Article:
This is Zig-Zag. When I was teaching third grade, he was our class mascot. In his physical form, he was a large, light green, stuffed snake that I had bought at IKEA. He usually resided in our class Book Nook. But Zig-Zag was much more than a stuffed snake. He was very much a part of our classroom culture. Here are some ways that Zig-Zag showed up in our day-to-day classroom life:
- A poster of Zig-Zag was on our door, welcoming students to the classroom. He also appeared in the logo of my parent newsletter.
- Zig-Zag frequently showed up in cartoon form on worksheets and handouts, usually with a reminder (Remember to write neatly!) or a relevant fact (“Consecutive” means one right after another) in a speech bubble.
- Each week we did “Zig-Zag Editing.” This consisted of a poorly written paragraph from Zig Zag on the board that we would edit together. The paragraph was usually about things we were doing in class and having Zig-Zag write it made it a little more fun.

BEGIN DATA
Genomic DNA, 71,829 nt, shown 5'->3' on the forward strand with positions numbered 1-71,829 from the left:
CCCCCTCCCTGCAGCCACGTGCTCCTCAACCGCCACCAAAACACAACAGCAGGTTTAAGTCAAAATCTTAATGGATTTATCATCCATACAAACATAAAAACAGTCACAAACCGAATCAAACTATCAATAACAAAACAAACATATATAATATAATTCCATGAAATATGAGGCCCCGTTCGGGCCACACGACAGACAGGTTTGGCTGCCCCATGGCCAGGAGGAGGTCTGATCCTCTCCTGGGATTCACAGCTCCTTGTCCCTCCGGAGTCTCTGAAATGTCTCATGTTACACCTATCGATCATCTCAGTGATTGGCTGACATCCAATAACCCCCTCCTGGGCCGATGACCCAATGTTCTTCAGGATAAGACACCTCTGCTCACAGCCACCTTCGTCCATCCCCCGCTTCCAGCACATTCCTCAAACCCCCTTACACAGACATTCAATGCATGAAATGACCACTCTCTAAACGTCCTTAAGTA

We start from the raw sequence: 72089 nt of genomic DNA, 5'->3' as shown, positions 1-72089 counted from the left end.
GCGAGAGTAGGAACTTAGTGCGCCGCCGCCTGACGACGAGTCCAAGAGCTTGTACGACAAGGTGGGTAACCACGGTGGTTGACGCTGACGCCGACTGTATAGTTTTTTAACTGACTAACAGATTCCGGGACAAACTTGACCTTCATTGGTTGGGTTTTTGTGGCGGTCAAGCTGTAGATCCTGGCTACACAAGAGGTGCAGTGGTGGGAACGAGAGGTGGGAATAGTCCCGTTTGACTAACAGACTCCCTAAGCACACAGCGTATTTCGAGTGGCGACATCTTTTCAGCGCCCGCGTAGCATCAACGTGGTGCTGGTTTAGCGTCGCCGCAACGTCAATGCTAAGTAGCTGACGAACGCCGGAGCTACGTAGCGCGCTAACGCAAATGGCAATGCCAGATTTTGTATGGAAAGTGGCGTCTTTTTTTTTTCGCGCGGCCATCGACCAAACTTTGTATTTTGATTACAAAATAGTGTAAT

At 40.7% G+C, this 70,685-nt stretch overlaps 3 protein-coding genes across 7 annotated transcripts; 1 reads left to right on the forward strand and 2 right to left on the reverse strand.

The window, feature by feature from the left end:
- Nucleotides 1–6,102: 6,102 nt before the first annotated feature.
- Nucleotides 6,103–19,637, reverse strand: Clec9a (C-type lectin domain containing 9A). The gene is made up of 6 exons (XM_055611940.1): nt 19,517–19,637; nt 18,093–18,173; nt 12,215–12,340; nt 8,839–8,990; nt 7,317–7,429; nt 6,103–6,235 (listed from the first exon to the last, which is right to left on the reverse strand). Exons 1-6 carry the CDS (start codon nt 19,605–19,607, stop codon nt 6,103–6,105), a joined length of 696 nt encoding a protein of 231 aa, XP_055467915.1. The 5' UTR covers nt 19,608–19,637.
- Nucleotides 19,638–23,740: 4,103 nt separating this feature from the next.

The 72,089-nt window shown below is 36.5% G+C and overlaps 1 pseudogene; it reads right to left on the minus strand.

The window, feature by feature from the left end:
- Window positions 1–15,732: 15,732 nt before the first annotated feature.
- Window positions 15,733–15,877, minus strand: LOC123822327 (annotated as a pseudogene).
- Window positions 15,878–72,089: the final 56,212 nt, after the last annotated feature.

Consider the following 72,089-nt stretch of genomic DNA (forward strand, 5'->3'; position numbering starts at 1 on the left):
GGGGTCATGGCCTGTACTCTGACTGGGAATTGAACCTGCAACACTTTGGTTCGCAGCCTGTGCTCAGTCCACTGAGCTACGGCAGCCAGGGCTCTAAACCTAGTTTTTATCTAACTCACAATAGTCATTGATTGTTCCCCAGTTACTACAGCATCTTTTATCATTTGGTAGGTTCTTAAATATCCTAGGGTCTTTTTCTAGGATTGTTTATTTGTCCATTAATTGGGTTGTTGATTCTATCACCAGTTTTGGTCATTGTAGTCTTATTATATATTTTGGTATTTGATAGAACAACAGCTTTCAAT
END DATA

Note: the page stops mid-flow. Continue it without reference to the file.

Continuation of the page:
- Zig-Zag became a kind of good-natured scapegoat when something minor went wrong in the class – for example, “Has anyone seen the white board eraser? I can’t find it anywhere. I wonder if Zig-Zag ate it.”
- Getting to hold Zig-Zag when the class was sitting on the floor for a lesson, or during DEAR time (silent reading), was a treat. Sometimes I used it as a carrot, but usually I drew Popsicle sticks to see who would get to hold him.
A class mascot adds a little bit of fun and lightness to your classroom culture. Of course little kids love it, but even big kids have fun with a class mascot. Older kids will enjoy a mascot that is “cool” rather than “cute.”
You can get more mascot ideas at Erica Bohrer’s Class Mascots Linky Party